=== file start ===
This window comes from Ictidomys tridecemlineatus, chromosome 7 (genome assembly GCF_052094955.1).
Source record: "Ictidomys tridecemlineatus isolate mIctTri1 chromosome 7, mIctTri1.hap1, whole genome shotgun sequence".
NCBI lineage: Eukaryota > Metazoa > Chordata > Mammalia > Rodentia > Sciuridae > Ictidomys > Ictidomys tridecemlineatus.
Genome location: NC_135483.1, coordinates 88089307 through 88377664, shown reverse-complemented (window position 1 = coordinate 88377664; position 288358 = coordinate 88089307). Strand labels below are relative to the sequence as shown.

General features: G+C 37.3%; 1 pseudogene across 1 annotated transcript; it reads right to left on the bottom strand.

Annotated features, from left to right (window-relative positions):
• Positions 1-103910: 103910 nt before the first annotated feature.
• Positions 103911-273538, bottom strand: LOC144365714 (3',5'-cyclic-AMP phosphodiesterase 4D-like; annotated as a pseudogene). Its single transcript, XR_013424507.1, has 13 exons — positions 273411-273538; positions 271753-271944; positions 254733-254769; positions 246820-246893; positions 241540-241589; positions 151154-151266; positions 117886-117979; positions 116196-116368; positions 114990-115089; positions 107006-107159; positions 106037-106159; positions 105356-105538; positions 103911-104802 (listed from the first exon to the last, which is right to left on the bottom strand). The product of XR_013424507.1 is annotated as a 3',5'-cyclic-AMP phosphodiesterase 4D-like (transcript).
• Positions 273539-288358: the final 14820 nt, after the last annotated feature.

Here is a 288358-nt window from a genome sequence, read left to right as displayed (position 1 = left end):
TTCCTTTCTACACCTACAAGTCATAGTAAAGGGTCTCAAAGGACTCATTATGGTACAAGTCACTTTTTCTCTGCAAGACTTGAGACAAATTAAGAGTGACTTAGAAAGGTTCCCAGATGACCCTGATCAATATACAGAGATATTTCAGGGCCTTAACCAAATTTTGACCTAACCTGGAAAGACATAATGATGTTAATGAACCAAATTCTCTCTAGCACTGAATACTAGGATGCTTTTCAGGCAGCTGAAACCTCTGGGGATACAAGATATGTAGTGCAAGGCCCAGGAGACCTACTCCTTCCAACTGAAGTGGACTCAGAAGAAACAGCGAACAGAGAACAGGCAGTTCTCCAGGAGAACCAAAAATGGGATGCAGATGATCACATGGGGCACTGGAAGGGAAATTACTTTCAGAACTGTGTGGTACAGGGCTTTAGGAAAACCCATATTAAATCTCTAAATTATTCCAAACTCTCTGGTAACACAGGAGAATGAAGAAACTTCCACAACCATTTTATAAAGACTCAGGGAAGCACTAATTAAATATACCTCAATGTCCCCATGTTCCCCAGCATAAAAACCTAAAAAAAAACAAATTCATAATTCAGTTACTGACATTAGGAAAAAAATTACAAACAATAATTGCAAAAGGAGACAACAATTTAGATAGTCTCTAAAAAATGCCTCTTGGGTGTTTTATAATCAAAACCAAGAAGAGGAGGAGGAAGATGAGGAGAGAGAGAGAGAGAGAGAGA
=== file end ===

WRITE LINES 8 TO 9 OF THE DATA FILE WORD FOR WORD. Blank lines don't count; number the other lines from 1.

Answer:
• Positions 103911-273538, bottom strand: LOC144365714 (3',5'-cyclic-AMP phosphodiesterase 4D-like; annotated as a pseudogene). Its single transcript, XR_013424507.1, has 13 exons — positions 273411-273538; positions 271753-271944; positions 254733-254769; positions 246820-246893; positions 241540-241589; positions 151154-151266; positions 117886-117979; positions 116196-116368; positions 114990-115089; positions 107006-107159; positions 106037-106159; positions 105356-105538; positions 103911-104802 (listed from the first exon to the last, which is right to left on the bottom strand). The product of XR_013424507.1 is annotated as a 3',5'-cyclic-AMP phosphodiesterase 4D-like (transcript).
• Positions 273539-288358: the final 14820 nt, after the last annotated feature.